Monday, 4 November 2013

Spelling And Grammar - Useful Sites

So, you've marked your student books and they're full of the 'usual' mistakes. Mistakes which drive you mad because you know they've learned how to do it properly in primary school. Mistakes like missing capital letters, run-on sentences, fragments, confused homophones and apostrophes sprouting up like weeds before every single s.

Mistakes which could ruin their grade.

As we all know, spelling and grammar (or SpAG as it is sometimes known) has been introduced to almost every GCSE - and could be worth as much as 20%. That's two full grades.

SpAG is not just short for spaghetti



The trouble is, for most students, SpAG is deathly boring - and for most teachers, it's resource heavy and stressful to create differentiated responses to the plethora of errors a class of individuals may throw up. The culture in some schools doesn't help either. I vividly remember as an NQT, many moons and many miles away, being earnestly advised to create single-use flashcards (with a complex filing system) as literacy "starters". Different ones for each of my 7 classes. New ones every week. New ones which took 2 hours per class to create. When the HoD challenged the consultant about this as ridiculously over-complex, it all seemed to boil down to "if we work hard and look like we're working hard then even if they don't learn it we'll be OK". So very wrong on so very many levels.

So how do I address those irritating errors without endless preparation? My method is pretty simple and students seem to enjoy it. The first thing I do is a monthly trawl of every website, blog, folder etc' I know of. I file everything (everything: games, worksheets, ideas, lists...) on my laptop under various topics. I'll stick a selection of my favourites at the bottom of this post. Now, I say monthly, but really it's whenever I get time. The idea is to get plenty of different material, in plenty of different forms.

Then I mark my books. That's the important part.

While I am marking, I note the types of error on a piece of scrap paper (e.g. 5 students - apostrophes, 3 students - question marks etc'). I usually focus on either punctuation, spelling, sentence grammar or word grammar to keep it simple. In my marking pen, I make notes in the margins of the exercise books for the student.

The next lesson, the students look over their feedback. We start with content feedback and then we do half a lesson of SpAG:

  • They identify the error I have picked up most often in their books;
  • They choose the website, or printed materials out of the folder provided. If you are lucky and have access to laptops or a PC suite, there really is very little preparation (just make sure the kids can see the folder!). If you haven't, you'll have some printing and photocopying to do.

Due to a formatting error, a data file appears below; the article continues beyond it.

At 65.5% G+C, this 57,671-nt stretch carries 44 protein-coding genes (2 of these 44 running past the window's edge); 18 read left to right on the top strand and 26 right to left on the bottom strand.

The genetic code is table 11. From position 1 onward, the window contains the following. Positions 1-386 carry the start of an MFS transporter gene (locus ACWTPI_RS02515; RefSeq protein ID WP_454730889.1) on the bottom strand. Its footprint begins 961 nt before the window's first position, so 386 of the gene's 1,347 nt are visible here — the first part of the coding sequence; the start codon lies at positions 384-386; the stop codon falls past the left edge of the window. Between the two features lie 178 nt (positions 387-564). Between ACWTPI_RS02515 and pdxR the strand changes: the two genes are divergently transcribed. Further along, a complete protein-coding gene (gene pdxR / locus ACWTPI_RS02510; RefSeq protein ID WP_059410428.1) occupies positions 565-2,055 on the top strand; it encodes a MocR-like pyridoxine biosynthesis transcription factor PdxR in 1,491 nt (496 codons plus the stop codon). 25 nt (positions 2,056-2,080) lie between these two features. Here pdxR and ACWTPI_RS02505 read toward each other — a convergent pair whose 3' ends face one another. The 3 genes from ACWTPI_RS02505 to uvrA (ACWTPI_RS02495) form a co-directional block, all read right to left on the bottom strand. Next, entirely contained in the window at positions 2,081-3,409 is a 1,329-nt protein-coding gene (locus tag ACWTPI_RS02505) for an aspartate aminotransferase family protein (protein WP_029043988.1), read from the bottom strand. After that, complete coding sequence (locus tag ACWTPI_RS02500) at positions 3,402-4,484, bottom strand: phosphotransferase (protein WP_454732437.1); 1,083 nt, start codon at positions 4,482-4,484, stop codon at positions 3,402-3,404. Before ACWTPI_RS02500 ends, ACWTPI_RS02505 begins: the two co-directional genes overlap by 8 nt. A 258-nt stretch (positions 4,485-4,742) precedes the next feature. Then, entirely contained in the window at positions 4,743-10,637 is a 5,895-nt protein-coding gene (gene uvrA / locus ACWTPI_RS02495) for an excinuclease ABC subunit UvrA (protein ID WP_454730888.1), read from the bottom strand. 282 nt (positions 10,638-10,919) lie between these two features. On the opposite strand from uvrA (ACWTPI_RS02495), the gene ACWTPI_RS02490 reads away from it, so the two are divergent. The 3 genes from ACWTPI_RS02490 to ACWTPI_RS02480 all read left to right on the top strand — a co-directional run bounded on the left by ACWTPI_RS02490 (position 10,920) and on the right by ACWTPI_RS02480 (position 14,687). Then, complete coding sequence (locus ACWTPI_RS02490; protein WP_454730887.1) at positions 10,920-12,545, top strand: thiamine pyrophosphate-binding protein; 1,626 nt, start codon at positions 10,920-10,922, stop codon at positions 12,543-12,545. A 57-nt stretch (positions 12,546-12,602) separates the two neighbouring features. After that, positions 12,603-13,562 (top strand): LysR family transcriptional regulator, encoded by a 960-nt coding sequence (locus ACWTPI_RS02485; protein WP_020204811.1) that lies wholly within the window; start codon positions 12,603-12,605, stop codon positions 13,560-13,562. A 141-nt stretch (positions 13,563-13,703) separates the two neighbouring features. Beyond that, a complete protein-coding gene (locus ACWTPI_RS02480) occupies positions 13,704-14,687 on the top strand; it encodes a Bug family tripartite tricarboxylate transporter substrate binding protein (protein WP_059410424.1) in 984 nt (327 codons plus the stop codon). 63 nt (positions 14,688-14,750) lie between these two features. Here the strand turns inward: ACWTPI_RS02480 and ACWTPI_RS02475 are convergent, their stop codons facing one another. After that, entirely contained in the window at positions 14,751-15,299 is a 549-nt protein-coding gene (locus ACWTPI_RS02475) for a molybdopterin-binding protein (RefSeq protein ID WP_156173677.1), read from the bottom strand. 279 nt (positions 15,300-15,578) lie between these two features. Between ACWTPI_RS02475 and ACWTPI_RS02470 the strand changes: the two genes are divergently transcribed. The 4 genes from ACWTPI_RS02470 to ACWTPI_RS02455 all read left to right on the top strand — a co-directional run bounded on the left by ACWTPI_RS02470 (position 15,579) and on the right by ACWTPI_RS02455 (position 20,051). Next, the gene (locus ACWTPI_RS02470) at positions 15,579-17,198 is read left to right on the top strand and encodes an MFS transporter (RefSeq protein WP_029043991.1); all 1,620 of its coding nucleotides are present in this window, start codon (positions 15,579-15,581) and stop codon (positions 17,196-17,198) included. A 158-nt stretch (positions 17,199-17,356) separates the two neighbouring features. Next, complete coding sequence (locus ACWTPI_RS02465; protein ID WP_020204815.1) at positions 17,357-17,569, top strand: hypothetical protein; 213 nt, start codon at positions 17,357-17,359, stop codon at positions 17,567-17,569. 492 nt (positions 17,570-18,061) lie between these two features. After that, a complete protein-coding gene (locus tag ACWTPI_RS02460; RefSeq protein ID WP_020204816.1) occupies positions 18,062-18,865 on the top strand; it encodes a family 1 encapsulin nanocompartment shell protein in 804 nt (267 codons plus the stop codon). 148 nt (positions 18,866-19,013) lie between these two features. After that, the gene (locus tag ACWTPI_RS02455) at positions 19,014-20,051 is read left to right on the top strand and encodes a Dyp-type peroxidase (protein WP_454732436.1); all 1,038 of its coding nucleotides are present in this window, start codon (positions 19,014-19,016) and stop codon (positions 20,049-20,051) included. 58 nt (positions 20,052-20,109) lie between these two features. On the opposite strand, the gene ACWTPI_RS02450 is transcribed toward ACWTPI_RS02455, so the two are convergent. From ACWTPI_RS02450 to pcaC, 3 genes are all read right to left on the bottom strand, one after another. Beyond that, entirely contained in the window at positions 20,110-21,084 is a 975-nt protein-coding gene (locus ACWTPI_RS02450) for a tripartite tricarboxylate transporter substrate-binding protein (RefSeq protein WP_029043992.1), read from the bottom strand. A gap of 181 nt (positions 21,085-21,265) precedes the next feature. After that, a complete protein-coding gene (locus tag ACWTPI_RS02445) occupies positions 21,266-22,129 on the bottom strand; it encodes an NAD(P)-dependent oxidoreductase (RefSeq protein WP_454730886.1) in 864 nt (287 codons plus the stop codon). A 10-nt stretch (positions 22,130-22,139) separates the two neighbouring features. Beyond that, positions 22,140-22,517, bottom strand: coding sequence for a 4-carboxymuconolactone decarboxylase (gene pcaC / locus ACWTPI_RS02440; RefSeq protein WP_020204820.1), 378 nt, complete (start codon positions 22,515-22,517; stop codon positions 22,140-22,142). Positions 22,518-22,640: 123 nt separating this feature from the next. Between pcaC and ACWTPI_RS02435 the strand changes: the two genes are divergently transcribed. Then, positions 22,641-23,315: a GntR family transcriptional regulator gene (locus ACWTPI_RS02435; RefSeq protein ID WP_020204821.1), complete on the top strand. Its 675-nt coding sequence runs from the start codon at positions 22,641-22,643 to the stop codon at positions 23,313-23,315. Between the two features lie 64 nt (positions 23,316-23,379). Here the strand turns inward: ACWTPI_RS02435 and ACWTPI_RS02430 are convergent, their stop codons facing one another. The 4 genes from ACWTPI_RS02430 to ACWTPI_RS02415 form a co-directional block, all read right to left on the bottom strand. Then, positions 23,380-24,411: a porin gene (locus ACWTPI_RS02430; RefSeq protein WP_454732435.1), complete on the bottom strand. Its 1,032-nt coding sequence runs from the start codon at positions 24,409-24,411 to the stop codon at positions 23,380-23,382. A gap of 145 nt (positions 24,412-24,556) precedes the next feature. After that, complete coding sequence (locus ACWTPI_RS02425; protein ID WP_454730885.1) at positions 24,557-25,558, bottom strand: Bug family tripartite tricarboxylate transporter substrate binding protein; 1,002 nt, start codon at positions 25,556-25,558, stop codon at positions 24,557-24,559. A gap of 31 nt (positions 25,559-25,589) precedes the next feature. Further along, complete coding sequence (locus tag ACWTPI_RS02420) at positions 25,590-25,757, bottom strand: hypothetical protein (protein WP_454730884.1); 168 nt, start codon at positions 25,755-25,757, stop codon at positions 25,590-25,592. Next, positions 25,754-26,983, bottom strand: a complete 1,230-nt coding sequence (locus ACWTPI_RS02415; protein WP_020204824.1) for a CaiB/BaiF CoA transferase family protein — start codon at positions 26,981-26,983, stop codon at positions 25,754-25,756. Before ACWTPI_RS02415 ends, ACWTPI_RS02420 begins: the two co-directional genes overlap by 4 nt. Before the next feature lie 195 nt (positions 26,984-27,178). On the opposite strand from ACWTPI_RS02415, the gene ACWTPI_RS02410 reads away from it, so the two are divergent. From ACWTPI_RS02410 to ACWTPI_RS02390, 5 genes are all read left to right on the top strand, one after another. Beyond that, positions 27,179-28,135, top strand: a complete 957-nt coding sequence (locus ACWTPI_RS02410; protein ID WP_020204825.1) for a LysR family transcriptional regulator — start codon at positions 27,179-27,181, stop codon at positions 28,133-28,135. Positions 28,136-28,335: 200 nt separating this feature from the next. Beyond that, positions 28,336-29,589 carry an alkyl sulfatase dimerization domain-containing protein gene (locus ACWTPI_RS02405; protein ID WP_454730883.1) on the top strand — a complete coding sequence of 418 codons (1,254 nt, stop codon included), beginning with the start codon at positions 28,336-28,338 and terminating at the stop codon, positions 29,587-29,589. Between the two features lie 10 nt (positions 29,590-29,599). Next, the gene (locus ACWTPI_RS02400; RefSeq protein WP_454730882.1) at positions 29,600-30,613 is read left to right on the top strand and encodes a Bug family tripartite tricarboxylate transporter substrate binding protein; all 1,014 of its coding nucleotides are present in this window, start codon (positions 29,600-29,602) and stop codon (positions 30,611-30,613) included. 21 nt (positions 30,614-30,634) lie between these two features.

• I will give them a challenge in term of level and quantity (for example: learn 15 words from the hardest homophone list): I do this in class, face to face - no planning, more expectation, more personal. This means the activities are differentiated two ways: (1) matching the activity to the type of error and (2) by ability. You could add a (3) which is that with the choice of activity, their learning style is catered for. I often add a level of competition, too: "who can do three activities? Who will re-write their error sentences perfectly at the end?" Weirdly, this seems to add more enjoyment than 'bells and whistles' - kids love to choose and love to win. Even at punctuation.
  • Then ... well I just set a timer and set them off. The trick is to add a continuous air of excitement, competition and challenge. Don't shy away from the idea it's tough, embrace it (without being harsh).
  • Reward. Verbally, with points ... however you wish.
  • Review at the end. The simplest way is to get them to correct or re-write the sentences from the marked books with errors in (only correctly, obviously!). At my school we do this in green ink, so corrections are clear to see - but whatever the ink, the main thing is they have had a practice and are now connecting the SpAG to their own work.

It's that simple. I discovered it one day when I was too busy to turn activities into pretty powerpoints: I didn't need it, and quite frankly if students feel they are choosing their activity and proving they're up for a challenge they prefer to choose their own websites. Smiles all round.

Here are some of my favourite SpAG sites (word of warning: US sites, check Brit spellings!):

What sites would you add as your SpAG favourites?


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